Trine Boesen is not a pop-artist

Posted on April 26th, 2003 in English, Texts

By Julie Damgaard. 2003

Trine Boesen is not a pop-artist. While she does lift existing images from their original contexts and places them in new compositions, she never does this without first manipulating these images. To simply identify her pieces with advertising, consumerism and mass communication would be to miss the point and to completely overlook the many unusual layers and subtle narratives that exist within her pieces. While it might seem that she varnishes her work with pop, the priming consists of something other, that being the gothic, and in here lays its significance and its strength.

Trine Boesen tells stories of the heart. She feeds materials from magazines, books, photos and films into her internal database which in turn provides the picture surface with its iconic motifs. Through the coordination of a variety of signs, she sketches out a parallel world of energy, tempo and fantasy which draws the spectator into a mixture of solemn awe and cheerful surrender, and in a magical way speaks of the overload of symbols and elements that forms the world- that we every day bring into order and use to systemise our individual lives.

Order and chaos exist as two concrete levels which push themselves towards each other. This integration leaves behind its imprint on both elements, and as a result, what was once a recognisable motif suddenly becomes twisted by an abnormality of scale and angle, or by a momentary semi-abstract transformation of a figure into a lampshade or a telephone.

In the art of Trine Boesen, the graphic drawing is neither more real nor fictitious, meaningful nor illogical than the coloured explosive space. One can, via the only partly coloured images, speak of a level that is both present and empty, but even with this definition one has to be careful. The whole space of the picture possesses a brilliance of presence which comes as the result of the dynamism, action and aggressiveness of the drawings. Trine Boesen has recently underlined this presence through the lines’ transcendence of the surface in combination with an artistic incorporation of the surrounding space. Pop-up figures attached to the paper, drawings done on the wall and a doormat placed in front of the picture are strategies that provide a conspicuous tactile physical presence.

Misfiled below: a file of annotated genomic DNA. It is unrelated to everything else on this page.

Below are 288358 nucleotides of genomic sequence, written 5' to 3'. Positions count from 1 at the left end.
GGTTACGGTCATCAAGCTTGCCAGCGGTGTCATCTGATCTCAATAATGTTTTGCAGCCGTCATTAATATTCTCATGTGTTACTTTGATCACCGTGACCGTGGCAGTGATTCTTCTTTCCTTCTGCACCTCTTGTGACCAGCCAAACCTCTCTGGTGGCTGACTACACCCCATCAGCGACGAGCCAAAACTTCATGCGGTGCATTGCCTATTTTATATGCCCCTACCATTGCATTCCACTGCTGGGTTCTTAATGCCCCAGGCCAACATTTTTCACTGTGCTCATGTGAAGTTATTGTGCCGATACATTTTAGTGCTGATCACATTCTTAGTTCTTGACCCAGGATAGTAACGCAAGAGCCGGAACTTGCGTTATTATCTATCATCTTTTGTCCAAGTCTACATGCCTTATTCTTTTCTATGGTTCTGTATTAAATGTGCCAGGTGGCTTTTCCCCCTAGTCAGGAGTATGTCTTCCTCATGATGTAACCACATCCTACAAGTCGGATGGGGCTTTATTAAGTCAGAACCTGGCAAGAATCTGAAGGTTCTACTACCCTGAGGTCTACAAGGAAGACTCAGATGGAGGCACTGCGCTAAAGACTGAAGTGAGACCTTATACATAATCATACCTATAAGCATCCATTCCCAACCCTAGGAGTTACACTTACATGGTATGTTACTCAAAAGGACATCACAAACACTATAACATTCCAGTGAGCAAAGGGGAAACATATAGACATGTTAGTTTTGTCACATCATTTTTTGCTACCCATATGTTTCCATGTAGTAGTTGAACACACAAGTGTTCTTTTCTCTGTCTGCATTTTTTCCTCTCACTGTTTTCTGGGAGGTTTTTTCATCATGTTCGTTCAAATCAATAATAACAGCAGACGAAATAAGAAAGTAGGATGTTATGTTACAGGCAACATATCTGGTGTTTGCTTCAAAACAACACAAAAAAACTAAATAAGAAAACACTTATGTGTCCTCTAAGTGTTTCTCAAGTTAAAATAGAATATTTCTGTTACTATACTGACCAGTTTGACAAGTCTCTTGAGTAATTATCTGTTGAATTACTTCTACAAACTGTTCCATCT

With a sweeping gesture, the spectator is invited into Boesen’s filmic universe. One now exists – in the best science fiction style – as the main character in a divided space in which, as in gothic art, the central motif and its surrounding non-figurative sphere are skilfully arranged in relation to each other, and where the proportions gets distorted by the mystical euphoria of storytelling. The raw central field in the picture exists in a miraculous moment, open for the spectator’s input and interaction, and like in the reifying, concrete reality, s/he is invited to make a selection in order to mix a colourful, exotic cocktail.

translated by
Jon Lewis & Maibritt Rangstrup